Legendary rock musician Prince, best known for his outsized personality and mega hits such as "When Doves Cry," "Purple Rain" and "Kiss," died suddenly on April 21 of unknown causes in his home-studio complex in Chanhassen, Minnesota.
Over the past few weeks, fans of infamously private singer Prince are discovering more reasons to love him – and mourn his tragic passing. In addition to his contributions to rock history, friends and acquaintances of Prince are beginning to come forward with stories of his philanthropy and dedication to social causes, many of which he donated to anonymously.
One of those philanthropic causes included investment in green and renewable energy sources. According to the San Francisco Chronicle, Prince friend and green advocate Van Jones recently noted that Prince was a major and vital backer of Jones' activist group, Green For All, which has worked to provide solar panels to low-income families in Oakland, California. According to Jones, "there are people who have solar panels right now on their houses in Oakland that don't know Prince paid for them."
Prince was interested far more than just renewable energy. According to Fortune, the late musician enjoyed contributing to a variety of other causes, including initiatives to combat gun violence and police brutality. He was reportedly dismayed by much publicized Trayvon Martin murder case, in which an African-American teen was shot by a white neighborhood watch volunteer in Florida, and donated money to Martin's family.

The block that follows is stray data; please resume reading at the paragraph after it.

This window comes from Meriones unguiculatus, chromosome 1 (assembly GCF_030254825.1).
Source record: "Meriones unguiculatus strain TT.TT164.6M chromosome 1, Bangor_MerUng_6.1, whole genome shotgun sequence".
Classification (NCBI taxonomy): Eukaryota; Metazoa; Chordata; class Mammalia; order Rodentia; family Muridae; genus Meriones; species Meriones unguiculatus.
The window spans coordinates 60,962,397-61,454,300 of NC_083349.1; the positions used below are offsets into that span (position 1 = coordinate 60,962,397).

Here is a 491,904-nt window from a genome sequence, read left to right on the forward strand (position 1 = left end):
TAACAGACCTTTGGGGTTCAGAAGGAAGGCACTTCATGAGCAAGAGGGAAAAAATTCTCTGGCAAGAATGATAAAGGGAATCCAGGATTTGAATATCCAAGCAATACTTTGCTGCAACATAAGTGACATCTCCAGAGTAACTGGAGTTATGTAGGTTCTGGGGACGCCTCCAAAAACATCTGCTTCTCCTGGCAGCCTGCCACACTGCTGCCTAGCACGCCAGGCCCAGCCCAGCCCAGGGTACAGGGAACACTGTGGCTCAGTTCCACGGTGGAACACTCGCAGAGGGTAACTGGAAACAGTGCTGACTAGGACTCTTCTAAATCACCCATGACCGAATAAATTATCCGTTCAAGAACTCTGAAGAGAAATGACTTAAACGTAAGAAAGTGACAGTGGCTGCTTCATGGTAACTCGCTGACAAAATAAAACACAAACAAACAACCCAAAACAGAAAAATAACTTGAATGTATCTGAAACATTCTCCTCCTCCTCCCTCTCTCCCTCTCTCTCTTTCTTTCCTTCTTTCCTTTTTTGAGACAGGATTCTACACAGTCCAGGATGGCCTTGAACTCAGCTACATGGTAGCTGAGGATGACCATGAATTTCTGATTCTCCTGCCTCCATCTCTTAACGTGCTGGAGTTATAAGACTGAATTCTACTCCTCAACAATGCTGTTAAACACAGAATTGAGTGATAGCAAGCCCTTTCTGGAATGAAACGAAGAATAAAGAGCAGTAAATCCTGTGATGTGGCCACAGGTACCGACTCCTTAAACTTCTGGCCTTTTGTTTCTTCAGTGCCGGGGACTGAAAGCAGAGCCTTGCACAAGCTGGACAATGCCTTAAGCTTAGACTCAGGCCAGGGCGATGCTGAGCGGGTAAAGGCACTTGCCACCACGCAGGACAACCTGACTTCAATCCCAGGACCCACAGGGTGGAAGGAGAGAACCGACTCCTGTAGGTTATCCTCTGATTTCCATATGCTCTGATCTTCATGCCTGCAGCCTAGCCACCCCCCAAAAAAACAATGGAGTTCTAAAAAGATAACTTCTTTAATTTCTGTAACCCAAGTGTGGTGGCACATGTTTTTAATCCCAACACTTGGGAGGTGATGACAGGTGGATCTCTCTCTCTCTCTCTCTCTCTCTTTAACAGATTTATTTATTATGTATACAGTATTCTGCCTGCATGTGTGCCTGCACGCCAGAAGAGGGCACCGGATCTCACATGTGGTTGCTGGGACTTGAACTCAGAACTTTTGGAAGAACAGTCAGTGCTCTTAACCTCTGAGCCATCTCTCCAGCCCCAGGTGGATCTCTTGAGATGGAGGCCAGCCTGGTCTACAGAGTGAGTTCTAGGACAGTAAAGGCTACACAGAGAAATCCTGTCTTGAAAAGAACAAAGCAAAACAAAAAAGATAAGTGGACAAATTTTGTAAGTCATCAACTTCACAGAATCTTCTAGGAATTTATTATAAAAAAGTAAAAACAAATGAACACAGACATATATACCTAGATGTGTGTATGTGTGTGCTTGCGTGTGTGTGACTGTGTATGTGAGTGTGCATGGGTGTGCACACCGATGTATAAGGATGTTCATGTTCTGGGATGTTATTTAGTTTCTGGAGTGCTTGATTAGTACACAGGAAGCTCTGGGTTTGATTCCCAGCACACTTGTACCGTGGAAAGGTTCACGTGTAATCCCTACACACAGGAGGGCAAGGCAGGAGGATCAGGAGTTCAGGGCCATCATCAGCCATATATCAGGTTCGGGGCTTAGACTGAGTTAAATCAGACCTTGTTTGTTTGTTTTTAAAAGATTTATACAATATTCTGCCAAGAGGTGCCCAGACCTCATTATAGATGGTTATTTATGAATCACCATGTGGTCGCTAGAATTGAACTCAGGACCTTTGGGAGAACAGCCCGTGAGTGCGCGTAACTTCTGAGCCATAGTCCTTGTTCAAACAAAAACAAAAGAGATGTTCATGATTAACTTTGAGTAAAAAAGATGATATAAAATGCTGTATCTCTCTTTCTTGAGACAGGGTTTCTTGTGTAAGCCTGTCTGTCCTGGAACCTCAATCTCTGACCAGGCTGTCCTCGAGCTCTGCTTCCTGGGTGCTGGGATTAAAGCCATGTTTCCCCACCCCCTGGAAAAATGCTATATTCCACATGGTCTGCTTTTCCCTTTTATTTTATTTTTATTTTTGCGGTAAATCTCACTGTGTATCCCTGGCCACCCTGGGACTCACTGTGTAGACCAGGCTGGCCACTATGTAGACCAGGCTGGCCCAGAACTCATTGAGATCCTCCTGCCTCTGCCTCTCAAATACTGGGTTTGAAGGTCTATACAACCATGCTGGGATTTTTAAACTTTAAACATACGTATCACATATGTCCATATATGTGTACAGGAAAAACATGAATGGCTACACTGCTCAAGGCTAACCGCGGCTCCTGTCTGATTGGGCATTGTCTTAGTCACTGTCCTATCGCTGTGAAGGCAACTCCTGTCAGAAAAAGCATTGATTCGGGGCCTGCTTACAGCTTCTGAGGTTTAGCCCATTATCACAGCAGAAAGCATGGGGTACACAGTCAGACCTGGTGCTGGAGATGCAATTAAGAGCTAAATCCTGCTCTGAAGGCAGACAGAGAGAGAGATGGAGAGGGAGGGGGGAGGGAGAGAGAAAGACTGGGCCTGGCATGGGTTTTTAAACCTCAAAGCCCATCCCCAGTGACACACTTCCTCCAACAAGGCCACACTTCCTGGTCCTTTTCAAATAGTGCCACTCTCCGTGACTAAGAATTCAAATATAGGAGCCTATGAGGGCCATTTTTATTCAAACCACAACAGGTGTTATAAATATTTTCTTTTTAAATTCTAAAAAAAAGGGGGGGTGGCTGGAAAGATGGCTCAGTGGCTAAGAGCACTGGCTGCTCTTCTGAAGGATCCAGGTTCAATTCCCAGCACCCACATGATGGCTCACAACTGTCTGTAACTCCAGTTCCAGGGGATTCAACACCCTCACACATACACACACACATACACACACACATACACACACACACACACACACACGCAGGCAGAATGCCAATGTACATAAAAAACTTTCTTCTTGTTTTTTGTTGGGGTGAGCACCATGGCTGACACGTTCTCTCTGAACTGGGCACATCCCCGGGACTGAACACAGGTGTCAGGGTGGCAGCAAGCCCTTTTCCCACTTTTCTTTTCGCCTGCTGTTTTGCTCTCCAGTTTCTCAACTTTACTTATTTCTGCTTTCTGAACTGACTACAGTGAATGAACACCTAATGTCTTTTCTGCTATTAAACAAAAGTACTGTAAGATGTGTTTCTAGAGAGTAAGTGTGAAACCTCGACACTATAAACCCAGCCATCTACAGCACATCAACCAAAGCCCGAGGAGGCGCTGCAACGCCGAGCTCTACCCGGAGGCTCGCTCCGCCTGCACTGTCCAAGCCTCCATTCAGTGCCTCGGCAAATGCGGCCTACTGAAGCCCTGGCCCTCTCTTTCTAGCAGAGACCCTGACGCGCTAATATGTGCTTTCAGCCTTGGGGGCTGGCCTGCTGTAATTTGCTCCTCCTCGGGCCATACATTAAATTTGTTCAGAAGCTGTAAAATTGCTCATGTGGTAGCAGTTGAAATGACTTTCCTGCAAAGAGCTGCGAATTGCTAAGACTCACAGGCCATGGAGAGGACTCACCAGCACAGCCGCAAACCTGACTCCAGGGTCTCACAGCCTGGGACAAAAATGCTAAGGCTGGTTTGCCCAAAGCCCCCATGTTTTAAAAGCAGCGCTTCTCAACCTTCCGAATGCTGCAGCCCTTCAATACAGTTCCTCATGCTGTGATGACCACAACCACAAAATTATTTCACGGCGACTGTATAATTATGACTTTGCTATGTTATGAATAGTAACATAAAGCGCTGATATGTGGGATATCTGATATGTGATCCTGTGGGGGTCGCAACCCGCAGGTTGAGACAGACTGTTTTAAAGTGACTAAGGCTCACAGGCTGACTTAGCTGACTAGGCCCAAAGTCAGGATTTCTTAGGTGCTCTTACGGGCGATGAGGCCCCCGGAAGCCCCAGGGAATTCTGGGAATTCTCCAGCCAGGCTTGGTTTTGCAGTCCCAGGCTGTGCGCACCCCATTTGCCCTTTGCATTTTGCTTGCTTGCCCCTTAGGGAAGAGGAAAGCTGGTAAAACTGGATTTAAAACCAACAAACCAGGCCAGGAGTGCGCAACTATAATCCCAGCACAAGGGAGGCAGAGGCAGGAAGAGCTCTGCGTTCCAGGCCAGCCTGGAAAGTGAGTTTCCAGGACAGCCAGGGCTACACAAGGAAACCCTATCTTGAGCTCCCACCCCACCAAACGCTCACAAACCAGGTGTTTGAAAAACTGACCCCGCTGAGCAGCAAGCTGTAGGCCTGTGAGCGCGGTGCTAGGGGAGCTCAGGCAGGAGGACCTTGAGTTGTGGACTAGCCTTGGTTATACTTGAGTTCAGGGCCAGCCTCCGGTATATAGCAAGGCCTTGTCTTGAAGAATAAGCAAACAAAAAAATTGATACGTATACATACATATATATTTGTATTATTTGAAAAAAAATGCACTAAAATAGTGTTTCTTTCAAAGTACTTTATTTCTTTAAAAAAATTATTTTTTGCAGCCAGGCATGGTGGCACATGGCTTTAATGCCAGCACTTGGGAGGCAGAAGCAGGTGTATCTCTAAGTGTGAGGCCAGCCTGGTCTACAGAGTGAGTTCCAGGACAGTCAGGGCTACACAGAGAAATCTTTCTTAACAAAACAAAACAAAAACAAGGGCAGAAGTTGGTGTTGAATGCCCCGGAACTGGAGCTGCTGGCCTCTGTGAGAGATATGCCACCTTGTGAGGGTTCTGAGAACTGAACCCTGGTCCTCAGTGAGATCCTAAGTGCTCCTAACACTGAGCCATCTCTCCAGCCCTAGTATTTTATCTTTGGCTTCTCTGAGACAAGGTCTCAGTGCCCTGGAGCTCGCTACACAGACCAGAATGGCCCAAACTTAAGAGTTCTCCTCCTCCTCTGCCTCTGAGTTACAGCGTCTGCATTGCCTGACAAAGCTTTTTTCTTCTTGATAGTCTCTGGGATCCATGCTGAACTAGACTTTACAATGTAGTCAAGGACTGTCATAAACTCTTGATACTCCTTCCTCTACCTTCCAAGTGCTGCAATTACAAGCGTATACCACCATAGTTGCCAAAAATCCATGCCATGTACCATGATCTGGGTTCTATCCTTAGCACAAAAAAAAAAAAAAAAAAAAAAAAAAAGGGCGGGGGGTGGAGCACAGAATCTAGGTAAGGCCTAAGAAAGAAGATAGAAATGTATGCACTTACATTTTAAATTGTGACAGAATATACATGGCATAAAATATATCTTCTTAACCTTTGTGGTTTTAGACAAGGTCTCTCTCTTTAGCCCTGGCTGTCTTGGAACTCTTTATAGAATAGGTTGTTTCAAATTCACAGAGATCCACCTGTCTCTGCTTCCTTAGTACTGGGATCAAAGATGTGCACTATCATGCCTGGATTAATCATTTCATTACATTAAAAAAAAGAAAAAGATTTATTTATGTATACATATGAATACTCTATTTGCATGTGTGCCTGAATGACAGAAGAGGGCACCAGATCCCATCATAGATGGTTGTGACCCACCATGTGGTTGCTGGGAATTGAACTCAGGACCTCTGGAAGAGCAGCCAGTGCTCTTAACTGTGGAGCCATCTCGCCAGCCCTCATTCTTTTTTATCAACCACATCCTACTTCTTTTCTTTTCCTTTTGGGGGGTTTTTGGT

He also funded projects to help urban youth embrace careers in technology and computing. According to Fortune, he worked to help launch Yes We Code, a nonprofit organization that helps young women and men from low-opportunity backgrounds find success in the technology sector.
However, despite giving generously to various organizations, the extremely private celebrity did not want his activity – whether charitable or not – made known to the public. Jones told the San Francisco Chronicle that Prince went so far as to use concerts in Oakland and other cities as a cover to visit and check in on local charitable organizations of which he was a member. "He did not want it to be known publicly, and he did not want us to say it," said Jones. "But I'm going to say it because the world needs to know that it wasn't just the music – the music was just one way he tried to help the world, but he was helping every day of his life."